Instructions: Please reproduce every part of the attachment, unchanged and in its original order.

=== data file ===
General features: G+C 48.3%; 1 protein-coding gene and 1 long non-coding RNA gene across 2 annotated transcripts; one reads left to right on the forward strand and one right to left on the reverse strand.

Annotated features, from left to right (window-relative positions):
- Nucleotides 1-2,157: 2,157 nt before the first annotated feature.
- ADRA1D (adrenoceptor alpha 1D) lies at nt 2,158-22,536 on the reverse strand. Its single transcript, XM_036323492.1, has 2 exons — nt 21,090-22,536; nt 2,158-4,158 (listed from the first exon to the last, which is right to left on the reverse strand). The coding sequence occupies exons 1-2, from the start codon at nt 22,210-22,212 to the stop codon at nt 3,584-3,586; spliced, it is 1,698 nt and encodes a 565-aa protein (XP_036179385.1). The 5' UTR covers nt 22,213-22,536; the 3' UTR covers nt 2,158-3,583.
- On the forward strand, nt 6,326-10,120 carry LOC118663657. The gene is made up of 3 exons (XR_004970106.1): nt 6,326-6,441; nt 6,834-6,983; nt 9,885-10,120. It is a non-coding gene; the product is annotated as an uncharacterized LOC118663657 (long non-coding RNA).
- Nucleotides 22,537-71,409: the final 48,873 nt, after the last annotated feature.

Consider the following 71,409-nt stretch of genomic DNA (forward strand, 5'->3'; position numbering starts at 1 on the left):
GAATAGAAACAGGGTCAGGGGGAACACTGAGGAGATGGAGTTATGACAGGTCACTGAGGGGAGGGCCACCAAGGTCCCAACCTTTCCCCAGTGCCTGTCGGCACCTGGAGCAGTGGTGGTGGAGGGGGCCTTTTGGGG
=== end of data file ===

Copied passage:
General features: G+C 48.3%; 1 protein-coding gene and 1 long non-coding RNA gene across 2 annotated transcripts; one reads left to right on the forward strand and one right to left on the reverse strand.

Annotated features, from left to right (window-relative positions):
- Nucleotides 1-2,157: 2,157 nt before the first annotated feature.
- ADRA1D (adrenoceptor alpha 1D) lies at nt 2,158-22,536 on the reverse strand. Its single transcript, XM_036323492.1, has 2 exons — nt 21,090-22,536; nt 2,158-4,158 (listed from the first exon to the last, which is right to left on the reverse strand). The coding sequence occupies exons 1-2, from the start codon at nt 22,210-22,212 to the stop codon at nt 3,584-3,586; spliced, it is 1,698 nt and encodes a 565-aa protein (XP_036179385.1). The 5' UTR covers nt 22,213-22,536; the 3' UTR covers nt 2,158-3,583.
- On the forward strand, nt 6,326-10,120 carry LOC118663657. The gene is made up of 3 exons (XR_004970106.1): nt 6,326-6,441; nt 6,834-6,983; nt 9,885-10,120. It is a non-coding gene; the product is annotated as an uncharacterized LOC118663657 (long non-coding RNA).
- Nucleotides 22,537-71,409: the final 48,873 nt, after the last annotated feature.

Consider the following 71,409-nt stretch of genomic DNA (forward strand, 5'->3'; position numbering starts at 1 on the left):
GAATAGAAACAGGGTCAGGGGGAACACTGAGGAGATGGAGTTATGACAGGTCACTGAGGGGAGGGCCACCAAGGTCCCAACCTTTCCCCAGTGCCTGTCGGCACCTGGAGCAGTGGTGGTGGAGGGGGCCTTTTGGGG